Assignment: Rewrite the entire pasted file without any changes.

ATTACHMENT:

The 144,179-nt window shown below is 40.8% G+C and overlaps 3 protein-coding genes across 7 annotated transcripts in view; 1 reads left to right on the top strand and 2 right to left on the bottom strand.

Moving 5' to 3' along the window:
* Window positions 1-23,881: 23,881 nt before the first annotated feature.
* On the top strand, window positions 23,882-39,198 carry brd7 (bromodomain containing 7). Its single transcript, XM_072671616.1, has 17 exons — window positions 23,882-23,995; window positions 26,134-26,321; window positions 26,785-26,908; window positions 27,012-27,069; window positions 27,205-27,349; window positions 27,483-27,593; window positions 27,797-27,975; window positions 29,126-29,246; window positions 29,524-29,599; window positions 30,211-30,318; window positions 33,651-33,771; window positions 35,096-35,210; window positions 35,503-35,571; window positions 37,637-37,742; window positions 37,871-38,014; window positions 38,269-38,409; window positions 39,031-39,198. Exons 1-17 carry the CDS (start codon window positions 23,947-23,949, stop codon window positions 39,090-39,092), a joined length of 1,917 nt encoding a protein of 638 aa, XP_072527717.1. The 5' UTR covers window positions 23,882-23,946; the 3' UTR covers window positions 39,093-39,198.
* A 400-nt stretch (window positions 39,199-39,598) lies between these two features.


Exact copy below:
The 144,179-nt window shown below is 40.8% G+C and overlaps 3 protein-coding genes across 7 annotated transcripts in view; 1 reads left to right on the top strand and 2 right to left on the bottom strand.

Moving 5' to 3' along the window:
* Window positions 1-23,881: 23,881 nt before the first annotated feature.
* On the top strand, window positions 23,882-39,198 carry brd7 (bromodomain containing 7). Its single transcript, XM_072671616.1, has 17 exons — window positions 23,882-23,995; window positions 26,134-26,321; window positions 26,785-26,908; window positions 27,012-27,069; window positions 27,205-27,349; window positions 27,483-27,593; window positions 27,797-27,975; window positions 29,126-29,246; window positions 29,524-29,599; window positions 30,211-30,318; window positions 33,651-33,771; window positions 35,096-35,210; window positions 35,503-35,571; window positions 37,637-37,742; window positions 37,871-38,014; window positions 38,269-38,409; window positions 39,031-39,198. Exons 1-17 carry the CDS (start codon window positions 23,947-23,949, stop codon window positions 39,090-39,092), a joined length of 1,917 nt encoding a protein of 638 aa, XP_072527717.1. The 5' UTR covers window positions 23,882-23,946; the 3' UTR covers window positions 39,093-39,198.
* A 400-nt stretch (window positions 39,199-39,598) lies between these two features.